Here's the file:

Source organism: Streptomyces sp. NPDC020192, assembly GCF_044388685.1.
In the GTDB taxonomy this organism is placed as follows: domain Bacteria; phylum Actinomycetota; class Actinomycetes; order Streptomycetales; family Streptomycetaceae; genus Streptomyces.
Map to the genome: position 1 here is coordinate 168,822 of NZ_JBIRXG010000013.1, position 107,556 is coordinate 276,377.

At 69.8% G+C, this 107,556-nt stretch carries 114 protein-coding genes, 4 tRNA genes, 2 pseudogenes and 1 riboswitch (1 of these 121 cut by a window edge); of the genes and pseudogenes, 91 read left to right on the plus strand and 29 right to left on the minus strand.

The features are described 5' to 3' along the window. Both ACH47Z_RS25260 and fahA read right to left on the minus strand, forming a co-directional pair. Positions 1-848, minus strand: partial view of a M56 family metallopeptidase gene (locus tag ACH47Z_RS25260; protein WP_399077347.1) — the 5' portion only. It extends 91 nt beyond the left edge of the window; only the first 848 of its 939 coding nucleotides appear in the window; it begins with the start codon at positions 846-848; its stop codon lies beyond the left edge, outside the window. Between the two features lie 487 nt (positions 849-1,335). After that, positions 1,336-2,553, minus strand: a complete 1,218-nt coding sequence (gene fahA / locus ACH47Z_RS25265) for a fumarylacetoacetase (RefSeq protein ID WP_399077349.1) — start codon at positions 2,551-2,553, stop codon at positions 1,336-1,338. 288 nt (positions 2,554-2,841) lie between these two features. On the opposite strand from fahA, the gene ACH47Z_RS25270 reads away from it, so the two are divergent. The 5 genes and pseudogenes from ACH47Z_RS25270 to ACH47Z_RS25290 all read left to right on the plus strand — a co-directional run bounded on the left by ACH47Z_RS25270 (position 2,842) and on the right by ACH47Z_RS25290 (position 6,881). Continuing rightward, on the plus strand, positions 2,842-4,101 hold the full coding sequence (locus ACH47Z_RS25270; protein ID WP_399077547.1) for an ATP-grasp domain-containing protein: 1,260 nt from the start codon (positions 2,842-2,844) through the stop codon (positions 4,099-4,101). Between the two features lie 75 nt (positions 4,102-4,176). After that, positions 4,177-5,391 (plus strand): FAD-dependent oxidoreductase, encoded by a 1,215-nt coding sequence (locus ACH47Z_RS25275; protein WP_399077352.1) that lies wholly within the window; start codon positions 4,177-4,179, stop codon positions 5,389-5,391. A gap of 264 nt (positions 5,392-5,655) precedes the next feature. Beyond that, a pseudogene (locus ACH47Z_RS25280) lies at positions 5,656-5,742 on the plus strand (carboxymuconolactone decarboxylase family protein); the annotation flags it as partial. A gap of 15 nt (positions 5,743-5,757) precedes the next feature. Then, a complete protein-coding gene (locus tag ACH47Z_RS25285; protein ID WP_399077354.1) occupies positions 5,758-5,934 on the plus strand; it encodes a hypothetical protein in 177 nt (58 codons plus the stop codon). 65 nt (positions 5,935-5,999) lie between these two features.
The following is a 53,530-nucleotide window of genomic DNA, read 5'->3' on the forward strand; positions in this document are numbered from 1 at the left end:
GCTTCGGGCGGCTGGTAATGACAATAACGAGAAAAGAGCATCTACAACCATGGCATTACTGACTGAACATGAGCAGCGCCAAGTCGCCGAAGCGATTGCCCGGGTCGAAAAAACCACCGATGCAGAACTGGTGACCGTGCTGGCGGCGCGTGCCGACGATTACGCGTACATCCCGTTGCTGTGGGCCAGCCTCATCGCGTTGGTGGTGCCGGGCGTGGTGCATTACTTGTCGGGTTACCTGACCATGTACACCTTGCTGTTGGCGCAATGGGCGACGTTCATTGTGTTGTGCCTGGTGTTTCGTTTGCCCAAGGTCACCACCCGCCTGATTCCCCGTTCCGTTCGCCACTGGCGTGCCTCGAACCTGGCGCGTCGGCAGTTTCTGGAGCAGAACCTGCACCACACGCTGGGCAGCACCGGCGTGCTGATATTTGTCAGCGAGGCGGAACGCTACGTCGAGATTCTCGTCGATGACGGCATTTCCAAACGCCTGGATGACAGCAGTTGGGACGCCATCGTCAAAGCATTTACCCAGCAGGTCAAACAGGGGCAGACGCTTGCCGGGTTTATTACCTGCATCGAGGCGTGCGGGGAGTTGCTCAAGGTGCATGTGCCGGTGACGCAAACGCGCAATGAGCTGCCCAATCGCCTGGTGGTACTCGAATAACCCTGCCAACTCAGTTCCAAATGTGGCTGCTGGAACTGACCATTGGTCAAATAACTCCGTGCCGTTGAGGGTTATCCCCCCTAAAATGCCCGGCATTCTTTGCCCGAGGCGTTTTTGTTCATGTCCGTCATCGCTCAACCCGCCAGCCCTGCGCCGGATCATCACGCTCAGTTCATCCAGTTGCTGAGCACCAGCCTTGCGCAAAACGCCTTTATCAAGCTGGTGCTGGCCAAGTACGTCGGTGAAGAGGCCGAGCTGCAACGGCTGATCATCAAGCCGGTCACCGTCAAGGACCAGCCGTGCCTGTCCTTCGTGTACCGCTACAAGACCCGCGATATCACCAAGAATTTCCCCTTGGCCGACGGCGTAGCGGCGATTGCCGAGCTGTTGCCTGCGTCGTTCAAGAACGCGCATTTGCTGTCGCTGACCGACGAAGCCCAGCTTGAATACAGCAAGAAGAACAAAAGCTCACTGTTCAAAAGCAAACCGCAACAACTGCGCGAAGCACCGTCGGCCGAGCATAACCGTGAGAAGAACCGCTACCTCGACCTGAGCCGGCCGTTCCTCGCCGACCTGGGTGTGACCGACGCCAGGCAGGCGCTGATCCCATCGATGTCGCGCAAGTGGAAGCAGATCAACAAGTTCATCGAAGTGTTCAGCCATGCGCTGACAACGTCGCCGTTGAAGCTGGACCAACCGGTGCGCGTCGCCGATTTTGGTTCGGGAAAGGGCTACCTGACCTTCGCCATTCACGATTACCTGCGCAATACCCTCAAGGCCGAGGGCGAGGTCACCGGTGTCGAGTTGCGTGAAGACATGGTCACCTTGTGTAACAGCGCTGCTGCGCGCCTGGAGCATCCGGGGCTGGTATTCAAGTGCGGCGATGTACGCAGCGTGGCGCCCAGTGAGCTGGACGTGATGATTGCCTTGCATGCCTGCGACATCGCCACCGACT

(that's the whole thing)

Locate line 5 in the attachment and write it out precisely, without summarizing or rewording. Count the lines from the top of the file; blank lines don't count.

The features are described 5' to 3' along the window. Both ACH47Z_RS25260 and fahA read right to left on the minus strand, forming a co-directional pair. Positions 1-848, minus strand: partial view of a M56 family metallopeptidase gene (locus tag ACH47Z_RS25260; protein WP_399077347.1) — the 5' portion only. It extends 91 nt beyond the left edge of the window; only the first 848 of its 939 coding nucleotides appear in the window; it begins with the start codon at positions 846-848; its stop codon lies beyond the left edge, outside the window. Between the two features lie 487 nt (positions 849-1,335). After that, positions 1,336-2,553, minus strand: a complete 1,218-nt coding sequence (gene fahA / locus ACH47Z_RS25265) for a fumarylacetoacetase (RefSeq protein ID WP_399077349.1) — start codon at positions 2,551-2,553, stop codon at positions 1,336-1,338. 288 nt (positions 2,554-2,841) lie between these two features. On the opposite strand from fahA, the gene ACH47Z_RS25270 reads away from it, so the two are divergent. The 5 genes and pseudogenes from ACH47Z_RS25270 to ACH47Z_RS25290 all read left to right on the plus strand — a co-directional run bounded on the left by ACH47Z_RS25270 (position 2,842) and on the right by ACH47Z_RS25290 (position 6,881). Continuing rightward, on the plus strand, positions 2,842-4,101 hold the full coding sequence (locus ACH47Z_RS25270; protein ID WP_399077547.1) for an ATP-grasp domain-containing protein: 1,260 nt from the start codon (positions 2,842-2,844) through the stop codon (positions 4,099-4,101). Between the two features lie 75 nt (positions 4,102-4,176). After that, positions 4,177-5,391 (plus strand): FAD-dependent oxidoreductase, encoded by a 1,215-nt coding sequence (locus ACH47Z_RS25275; protein WP_399077352.1) that lies wholly within the window; start codon positions 4,177-4,179, stop codon positions 5,389-5,391. A gap of 264 nt (positions 5,392-5,655) precedes the next feature. Beyond that, a pseudogene (locus ACH47Z_RS25280) lies at positions 5,656-5,742 on the plus strand (carboxymuconolactone decarboxylase family protein); the annotation flags it as partial. A gap of 15 nt (positions 5,743-5,757) precedes the next feature. Then, a complete protein-coding gene (locus tag ACH47Z_RS25285; protein ID WP_399077354.1) occupies positions 5,758-5,934 on the plus strand; it encodes a hypothetical protein in 177 nt (58 codons plus the stop codon). 65 nt (positions 5,935-5,999) lie between these two features.